Dawid and Caren Malan visited the De Mond Nature Reserve outside Agulhas in December and came away with some amazing photographs of massed terns:
The BirdLife Overberg committee decided to organise a morning club outing to De Mond on Sunday 23 February. This would also serve as the first BIRP count of the reserve done in line with the MOU that was signed with CapeNature. We presented the Flight for Birders course at Hermanus on Friday and Saturday. It was a vey large group that included 21 representatives of SANBI and I was beginning to think of ways of getting out of this one as I was dead tired. On Saturday afternoon however Trevor Hardaker sent out a SA Rare Bird News report that read as follows: “WHITE-RUMPED SANDPIPER – a single bird located at De Mond Nature Reserve near Arniston this morning. I am still trying to work out how many records there are of this species, but it is certainly less than 25 for Southern Africa ever! The last record of this species in the subregion was in Walvis Bay back in December 2007! Added distractions included 4 (!!) GOLDEN PLOVERS thought to be made up to 2 AMERICAN GOLDEN PLOVERS and 2 PACIFIC GOLDEN PLOVERS as well as at least one GREATER SAND PLOVER. More details on the golden plovers once photos have been properly assessed. – reported by Ethan Kistler, Billi Krochuk, Seth Musker and Campbell Flemming.” No question, we were off to De Mond on Sunday morning.
Upon our arrival we immediately set off towards the mouth. Along the way we found a variety of cormorants, gulls and waders, but were very pleased to find a single DAMARA TERN in flight. We studied our first “different” wader in amongst three COMMON WHIMBRELS and were delighted to figure that we got our first AMERICAN GOLDEN PLOVER. Some distance further we joined Wilfred and Marcia Crous, John and Greta Graham and two birders that drove all the way from PE to witness this spectacle. There were huge numbers of COMMON RINGED PLOVERS, whimbrels, AFRICAN BLACK OYSTERCATCHER and several other cormorants and waders. The stars of the show however were PACIFIC GOLDEN PLOVERS and John painstakingly and patiently pointed out the differences betreen these and an AMERICAN GOLDEN PLOVER close by. LITTLE TERNS also showed well making for wader birding at it's very best.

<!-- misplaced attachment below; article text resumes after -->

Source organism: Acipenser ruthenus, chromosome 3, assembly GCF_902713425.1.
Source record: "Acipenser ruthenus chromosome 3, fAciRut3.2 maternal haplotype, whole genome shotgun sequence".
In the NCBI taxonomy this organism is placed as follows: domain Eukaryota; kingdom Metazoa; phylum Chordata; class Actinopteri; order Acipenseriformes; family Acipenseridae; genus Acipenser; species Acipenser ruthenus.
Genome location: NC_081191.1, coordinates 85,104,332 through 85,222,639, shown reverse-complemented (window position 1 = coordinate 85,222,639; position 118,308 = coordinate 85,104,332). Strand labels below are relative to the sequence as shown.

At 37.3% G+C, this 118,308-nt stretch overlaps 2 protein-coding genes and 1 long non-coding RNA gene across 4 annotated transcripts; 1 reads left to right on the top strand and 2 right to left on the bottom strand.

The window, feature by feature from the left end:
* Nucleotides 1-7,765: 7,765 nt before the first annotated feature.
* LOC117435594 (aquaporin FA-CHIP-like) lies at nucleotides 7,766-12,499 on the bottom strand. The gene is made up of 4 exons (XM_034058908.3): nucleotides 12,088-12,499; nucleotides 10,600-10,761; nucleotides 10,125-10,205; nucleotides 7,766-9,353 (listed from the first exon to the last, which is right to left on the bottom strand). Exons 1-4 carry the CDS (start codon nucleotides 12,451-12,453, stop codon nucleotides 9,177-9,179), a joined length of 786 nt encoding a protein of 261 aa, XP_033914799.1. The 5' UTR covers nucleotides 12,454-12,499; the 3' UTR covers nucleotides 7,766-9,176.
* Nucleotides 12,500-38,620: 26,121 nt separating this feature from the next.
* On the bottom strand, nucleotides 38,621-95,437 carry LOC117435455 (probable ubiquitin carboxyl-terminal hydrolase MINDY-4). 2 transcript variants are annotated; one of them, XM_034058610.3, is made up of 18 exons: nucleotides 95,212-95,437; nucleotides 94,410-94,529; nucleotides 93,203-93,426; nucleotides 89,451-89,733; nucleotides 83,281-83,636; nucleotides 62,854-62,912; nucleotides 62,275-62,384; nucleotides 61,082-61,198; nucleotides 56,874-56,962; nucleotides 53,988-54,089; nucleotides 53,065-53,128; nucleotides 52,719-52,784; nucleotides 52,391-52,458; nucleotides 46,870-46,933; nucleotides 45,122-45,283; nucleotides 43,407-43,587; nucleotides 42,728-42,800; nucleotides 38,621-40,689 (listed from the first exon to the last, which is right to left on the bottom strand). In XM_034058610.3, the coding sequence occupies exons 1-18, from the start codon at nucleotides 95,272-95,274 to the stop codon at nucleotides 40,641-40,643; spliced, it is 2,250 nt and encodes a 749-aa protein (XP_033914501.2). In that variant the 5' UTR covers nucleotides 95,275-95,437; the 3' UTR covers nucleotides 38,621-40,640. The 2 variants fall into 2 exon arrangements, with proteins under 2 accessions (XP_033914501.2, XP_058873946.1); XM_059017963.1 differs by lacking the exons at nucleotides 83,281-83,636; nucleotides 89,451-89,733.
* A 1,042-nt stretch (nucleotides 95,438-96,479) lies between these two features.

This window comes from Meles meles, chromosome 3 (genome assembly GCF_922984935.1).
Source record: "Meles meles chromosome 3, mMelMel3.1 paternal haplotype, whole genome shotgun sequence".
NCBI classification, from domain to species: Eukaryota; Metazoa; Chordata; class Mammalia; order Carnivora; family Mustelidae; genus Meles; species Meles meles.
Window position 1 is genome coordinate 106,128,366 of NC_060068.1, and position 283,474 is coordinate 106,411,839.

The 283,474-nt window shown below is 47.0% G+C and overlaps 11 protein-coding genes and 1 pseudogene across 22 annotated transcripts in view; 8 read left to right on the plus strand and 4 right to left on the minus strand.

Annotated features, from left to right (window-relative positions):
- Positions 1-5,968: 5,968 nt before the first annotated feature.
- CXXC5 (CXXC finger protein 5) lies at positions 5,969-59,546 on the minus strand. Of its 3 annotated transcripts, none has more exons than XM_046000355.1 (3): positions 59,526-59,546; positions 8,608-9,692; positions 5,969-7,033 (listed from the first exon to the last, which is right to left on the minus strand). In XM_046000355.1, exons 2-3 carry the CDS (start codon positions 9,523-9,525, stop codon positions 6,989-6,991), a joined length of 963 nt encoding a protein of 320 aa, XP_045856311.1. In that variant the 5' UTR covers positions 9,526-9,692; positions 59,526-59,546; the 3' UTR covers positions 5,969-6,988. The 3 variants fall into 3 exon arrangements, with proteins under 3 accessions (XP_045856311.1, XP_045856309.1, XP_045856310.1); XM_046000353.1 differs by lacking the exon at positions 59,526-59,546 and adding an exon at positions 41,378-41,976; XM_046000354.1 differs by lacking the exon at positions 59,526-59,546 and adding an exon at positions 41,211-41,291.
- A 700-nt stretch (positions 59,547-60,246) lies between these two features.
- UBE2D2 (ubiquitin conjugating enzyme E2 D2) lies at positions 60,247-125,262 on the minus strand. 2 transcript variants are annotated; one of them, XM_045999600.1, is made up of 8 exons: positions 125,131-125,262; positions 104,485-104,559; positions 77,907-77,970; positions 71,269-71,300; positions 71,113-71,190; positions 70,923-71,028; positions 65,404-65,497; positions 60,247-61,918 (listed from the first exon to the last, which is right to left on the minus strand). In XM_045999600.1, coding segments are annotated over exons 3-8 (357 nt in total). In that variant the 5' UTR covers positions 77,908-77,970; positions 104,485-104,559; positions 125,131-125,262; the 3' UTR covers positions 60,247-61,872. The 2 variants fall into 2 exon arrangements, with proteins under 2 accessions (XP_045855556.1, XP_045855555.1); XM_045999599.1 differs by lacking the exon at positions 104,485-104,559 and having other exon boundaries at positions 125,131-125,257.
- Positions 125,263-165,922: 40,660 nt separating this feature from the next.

Earlier, and closer to the mouth John also found GREATER SAND PLOVER and BROAD-BILLED SANDPIPER, but no sign of the the WHITE-RUMPED SANDPIPER that was reported the previous day. We thought that it would be interesting to just name-drop the other, more common species that were found along the estuary: LITTLE EGRET, GREATER FLAMINGO, KITTLITZ'S, THREE-BANDED and WHITE-FRONTED PLOVERS, COMMON GREENSHANK, RED KNOT, GREY PLOVER, SANDERLING, COMMON and CURLEW SANDPIPER, LITTLE STINT and CASPIAN, COMMON, SANDWICH and SWIFT TERNS. Need one say more? Brilliant birding!
Pacific & American Golden Plover
Some of us also spent some time in amongst the bushes and found a variety of common species that one would normally expect to find in these coastal thickets. We then settled for a picnic lunch along the water and were entertained by “springers” leaping out of the water, and kingfishers and several swallows, martins and swifts. We enjoyed a number of very confiding species in the area around the benches where we were eating. CAPE SPURFOWL, SOUTHERN BOUBOU, COMMON FISCAL, FISCAL FLYCATCHER, CAPE WEAVER, interestingly moulting into breeding plumage (the Hermaus bunch aren't yet) and CAPE BULBULS all allowed good images. The prize sighting however was a SOUTHERN TCHAGRA working the leaf litter under the milkwoods. Really outstanding birding illustrating why De Mond should be regarded as one of the most underrated birding destinations in the Western Cape Province.
We travelled to and from De Mond in different vehicles and the some good species were seen along the way. These included DENHAM'S BUSTARD, SOUTHERN BLACK KORHAAN, BLACK HARRIER, AFRICAN MARSH HARRIER, all three common buzzards and many BLUE CRANES - Overberg birding at its very best. All in all we together managed to find more than a hundred species on this day outing, but the quality of vagrants blows one's mind.